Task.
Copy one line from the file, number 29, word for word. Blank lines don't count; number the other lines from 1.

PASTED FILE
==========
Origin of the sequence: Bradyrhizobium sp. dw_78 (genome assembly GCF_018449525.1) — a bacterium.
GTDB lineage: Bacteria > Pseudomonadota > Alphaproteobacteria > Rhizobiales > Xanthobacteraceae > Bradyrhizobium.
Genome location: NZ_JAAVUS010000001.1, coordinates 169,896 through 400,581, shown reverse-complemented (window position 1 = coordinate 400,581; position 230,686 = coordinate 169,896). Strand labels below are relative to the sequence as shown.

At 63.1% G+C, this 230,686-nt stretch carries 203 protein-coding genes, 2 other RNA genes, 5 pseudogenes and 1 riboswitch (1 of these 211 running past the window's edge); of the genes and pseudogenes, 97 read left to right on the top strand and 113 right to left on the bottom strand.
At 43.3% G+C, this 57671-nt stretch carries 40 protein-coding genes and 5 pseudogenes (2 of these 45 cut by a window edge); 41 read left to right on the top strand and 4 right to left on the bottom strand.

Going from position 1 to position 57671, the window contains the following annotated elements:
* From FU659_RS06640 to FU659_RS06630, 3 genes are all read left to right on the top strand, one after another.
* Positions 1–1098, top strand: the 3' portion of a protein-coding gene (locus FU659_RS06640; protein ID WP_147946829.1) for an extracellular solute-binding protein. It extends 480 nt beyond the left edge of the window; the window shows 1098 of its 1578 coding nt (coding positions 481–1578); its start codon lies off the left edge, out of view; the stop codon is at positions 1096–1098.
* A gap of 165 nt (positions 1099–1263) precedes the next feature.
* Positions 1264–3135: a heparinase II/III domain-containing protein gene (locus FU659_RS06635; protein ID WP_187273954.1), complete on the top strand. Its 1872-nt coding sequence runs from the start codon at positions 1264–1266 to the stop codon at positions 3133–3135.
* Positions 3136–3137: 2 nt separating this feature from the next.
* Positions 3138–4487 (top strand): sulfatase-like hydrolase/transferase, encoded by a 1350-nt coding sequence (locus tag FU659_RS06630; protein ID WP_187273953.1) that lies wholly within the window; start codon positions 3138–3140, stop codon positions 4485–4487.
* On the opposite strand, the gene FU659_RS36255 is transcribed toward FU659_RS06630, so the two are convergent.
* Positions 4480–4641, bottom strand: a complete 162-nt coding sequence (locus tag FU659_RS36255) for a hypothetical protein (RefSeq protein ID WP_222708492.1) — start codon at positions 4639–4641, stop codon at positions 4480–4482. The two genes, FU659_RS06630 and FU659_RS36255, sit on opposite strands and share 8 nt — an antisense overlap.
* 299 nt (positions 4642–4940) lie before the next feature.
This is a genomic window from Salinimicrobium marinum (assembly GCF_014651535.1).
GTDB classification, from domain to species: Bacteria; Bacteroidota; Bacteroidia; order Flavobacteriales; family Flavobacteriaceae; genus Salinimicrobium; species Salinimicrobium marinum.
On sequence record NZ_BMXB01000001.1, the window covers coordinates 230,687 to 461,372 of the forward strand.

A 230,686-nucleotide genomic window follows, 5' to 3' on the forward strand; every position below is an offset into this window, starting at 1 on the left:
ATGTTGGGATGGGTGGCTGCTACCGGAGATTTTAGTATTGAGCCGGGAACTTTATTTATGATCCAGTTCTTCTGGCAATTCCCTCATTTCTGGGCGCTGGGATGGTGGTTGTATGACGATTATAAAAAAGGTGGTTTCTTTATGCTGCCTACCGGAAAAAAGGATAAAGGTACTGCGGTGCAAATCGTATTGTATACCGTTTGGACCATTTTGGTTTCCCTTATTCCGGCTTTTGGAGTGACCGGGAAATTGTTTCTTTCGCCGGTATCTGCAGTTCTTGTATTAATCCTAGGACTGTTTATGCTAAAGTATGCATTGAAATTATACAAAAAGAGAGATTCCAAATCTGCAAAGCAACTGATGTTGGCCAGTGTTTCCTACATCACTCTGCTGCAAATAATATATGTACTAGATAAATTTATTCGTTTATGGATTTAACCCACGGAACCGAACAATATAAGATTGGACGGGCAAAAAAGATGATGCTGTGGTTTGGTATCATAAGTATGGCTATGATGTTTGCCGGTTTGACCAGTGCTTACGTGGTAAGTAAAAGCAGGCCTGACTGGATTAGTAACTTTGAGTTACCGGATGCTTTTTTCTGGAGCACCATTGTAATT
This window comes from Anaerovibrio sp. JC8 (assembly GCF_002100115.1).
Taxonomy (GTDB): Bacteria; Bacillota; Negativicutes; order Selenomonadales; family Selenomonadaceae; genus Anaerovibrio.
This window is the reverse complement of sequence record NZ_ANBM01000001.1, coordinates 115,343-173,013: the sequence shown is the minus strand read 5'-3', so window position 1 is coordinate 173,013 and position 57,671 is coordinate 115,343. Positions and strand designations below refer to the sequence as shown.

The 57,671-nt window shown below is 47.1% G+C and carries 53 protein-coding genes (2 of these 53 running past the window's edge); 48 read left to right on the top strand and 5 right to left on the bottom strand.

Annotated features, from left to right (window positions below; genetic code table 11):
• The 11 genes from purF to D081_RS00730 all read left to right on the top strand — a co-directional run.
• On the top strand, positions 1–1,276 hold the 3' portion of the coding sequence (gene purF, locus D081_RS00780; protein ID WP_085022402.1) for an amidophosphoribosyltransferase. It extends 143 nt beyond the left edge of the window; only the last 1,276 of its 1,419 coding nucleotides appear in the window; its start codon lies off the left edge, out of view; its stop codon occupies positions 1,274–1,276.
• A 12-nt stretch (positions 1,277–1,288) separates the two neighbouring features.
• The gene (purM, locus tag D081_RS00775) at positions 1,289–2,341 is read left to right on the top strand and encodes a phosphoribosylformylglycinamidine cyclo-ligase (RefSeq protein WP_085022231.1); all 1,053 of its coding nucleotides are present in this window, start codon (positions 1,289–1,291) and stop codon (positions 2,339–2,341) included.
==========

• The gene (purM, locus tag D081_RS00775) at positions 1,289–2,341 is read left to right on the top strand and encodes a phosphoribosylformylglycinamidine cyclo-ligase (RefSeq protein WP_085022231.1); all 1,053 of its coding nucleotides are present in this window, start codon (positions 1,289–1,291) and stop codon (positions 2,339–2,341) included.